Backstory: Lighting Up the Andes

1 min read

Last May, IEEE Spectrum dispatched Contributing Editor Peter Fairley to a remote corner of the Bolivian Andes to accompany a group setting off on a challenging mission. Led by two Canadians, the group was to light up homes and schools in remote, rural villages not connected to the electric grid.

Other projects are also striving to bring electric light to isolated places, but the Canadians--Anthony and Faith Harckham, both 62-year-old retirees--have a unique approach. First, there's the technology: not incandescent or fluorescent lamps, but rather white light-emitting diodes powered by solar panels. Then there's the financing, which depends on a mix of tourism and charity. The Harckhams' funding comes not from governments or corporations but from adventurous people who like traveling to out-of-the-way places. They pay for the lighting equipment and their own travel expenses, and then help install the hardware themselves. So far, this grass-roots system has brought light to hundreds of homes from Peru to Pakistan.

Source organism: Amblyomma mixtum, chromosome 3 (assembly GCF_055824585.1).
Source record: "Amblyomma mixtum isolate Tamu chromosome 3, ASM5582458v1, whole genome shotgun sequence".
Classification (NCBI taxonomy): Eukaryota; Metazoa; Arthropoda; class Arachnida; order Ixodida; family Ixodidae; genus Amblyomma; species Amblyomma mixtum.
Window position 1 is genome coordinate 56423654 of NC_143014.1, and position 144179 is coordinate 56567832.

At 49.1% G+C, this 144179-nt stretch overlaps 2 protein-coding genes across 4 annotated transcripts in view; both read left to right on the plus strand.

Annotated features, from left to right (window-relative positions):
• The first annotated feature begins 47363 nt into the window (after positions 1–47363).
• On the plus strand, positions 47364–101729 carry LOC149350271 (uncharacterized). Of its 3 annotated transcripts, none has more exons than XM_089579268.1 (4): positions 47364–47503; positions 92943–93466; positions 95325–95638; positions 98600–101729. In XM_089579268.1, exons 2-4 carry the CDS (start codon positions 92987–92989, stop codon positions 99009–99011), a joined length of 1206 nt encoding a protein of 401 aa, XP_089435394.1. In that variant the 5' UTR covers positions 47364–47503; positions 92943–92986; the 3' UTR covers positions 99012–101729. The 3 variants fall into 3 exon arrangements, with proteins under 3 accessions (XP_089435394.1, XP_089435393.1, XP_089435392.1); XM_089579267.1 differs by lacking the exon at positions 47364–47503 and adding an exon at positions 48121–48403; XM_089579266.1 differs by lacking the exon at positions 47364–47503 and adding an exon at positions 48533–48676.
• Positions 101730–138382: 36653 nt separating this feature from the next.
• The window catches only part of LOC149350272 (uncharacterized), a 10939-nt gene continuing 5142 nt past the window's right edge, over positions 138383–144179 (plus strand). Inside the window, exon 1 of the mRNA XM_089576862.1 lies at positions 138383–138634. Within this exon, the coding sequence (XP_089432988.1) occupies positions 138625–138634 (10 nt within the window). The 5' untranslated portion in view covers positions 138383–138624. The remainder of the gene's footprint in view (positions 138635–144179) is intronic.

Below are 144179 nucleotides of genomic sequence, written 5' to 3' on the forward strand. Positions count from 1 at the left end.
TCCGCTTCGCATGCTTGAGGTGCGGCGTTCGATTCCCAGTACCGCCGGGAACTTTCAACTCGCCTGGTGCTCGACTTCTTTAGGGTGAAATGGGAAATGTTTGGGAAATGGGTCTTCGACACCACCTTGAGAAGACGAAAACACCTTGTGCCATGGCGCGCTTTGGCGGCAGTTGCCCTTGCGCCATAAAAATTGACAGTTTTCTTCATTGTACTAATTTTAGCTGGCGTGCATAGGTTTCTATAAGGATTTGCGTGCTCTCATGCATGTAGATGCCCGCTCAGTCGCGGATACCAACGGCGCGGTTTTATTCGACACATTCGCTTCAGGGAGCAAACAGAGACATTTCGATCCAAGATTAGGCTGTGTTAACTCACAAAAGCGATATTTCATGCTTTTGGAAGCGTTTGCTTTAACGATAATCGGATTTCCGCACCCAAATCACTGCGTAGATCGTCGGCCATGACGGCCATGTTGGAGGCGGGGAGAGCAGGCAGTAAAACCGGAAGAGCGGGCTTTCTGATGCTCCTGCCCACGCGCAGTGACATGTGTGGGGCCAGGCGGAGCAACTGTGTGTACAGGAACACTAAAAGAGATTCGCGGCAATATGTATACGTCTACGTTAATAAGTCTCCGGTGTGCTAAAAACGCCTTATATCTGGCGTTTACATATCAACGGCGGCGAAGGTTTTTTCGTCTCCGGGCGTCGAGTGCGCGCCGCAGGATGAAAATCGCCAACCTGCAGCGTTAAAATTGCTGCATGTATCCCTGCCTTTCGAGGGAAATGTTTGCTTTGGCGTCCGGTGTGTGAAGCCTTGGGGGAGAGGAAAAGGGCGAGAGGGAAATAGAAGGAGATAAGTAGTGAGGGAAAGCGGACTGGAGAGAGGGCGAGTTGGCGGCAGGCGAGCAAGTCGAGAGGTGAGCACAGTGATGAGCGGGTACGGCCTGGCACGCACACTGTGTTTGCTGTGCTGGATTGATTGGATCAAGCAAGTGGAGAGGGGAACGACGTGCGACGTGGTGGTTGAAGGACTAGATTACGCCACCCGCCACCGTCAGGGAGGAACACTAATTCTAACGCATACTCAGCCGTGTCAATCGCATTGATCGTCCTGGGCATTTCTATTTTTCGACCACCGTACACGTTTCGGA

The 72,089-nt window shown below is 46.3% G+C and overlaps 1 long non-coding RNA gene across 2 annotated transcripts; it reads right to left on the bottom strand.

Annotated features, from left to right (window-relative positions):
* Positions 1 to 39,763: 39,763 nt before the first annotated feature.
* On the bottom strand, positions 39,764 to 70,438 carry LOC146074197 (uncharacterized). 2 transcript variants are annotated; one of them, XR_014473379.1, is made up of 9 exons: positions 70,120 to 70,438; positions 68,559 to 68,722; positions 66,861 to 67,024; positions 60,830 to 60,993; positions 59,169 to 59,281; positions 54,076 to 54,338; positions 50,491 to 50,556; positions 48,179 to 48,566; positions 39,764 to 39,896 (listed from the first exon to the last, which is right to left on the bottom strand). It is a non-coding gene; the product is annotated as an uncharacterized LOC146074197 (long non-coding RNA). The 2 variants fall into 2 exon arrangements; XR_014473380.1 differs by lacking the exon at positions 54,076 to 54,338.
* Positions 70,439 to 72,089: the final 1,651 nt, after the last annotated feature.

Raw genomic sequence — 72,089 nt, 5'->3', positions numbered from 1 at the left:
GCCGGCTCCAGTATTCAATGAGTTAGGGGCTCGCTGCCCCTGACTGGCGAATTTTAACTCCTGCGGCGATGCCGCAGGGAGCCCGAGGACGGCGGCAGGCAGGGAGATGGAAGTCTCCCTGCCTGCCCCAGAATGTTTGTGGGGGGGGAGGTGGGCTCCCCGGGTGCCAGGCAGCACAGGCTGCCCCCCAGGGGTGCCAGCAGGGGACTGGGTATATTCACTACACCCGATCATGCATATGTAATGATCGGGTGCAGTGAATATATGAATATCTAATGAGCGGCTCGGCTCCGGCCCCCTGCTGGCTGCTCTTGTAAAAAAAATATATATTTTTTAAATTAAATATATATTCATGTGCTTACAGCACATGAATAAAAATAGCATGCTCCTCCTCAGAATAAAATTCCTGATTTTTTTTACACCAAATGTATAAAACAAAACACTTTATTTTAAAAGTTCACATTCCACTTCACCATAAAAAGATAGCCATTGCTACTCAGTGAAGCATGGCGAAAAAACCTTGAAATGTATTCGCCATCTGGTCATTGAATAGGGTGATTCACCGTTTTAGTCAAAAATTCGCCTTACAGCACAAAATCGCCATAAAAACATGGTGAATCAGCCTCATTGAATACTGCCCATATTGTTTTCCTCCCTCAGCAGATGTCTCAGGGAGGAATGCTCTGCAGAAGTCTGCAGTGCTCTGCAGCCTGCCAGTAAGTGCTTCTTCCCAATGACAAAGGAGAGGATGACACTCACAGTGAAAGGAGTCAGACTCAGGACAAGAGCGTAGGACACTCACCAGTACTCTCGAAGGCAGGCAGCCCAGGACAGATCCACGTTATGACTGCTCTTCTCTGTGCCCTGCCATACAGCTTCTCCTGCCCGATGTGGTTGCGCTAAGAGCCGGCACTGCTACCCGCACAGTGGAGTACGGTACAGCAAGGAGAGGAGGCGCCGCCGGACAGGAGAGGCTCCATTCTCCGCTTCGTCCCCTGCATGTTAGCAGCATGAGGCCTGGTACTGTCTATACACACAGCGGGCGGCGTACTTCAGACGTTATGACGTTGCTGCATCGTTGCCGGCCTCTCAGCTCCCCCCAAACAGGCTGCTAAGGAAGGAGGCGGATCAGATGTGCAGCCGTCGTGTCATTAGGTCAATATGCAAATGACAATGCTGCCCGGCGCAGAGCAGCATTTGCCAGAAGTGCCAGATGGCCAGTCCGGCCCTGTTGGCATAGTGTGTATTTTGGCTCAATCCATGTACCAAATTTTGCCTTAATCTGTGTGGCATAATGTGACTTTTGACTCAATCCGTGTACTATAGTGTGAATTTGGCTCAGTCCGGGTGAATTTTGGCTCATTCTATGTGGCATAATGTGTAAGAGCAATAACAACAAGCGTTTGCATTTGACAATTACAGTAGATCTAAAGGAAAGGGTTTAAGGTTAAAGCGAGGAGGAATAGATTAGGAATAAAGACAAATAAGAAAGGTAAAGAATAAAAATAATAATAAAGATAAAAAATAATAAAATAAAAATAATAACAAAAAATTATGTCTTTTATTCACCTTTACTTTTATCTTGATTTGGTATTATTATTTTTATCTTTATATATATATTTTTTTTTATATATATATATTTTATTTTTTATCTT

Peter Fairley [rear, in glasses] helped bring lights to these residents of rural Tahana in Bolivia.

An avid outdoorsman, Fairley says those six days in the Bolivian Andes had plenty of ups and downs--in more ways than one. Several times the group narrowly missed roadblocks and raucous demonstrations against government policies favoring export of the country's natural gas.

Born in New York City, 37-year-old Fairley has lived in nearly 10 different cities in the United States, Canada, and Japan. He is now settling down in Victoria, a small, scenic city in western Canada, from which he contributes regularly to Spectrum.

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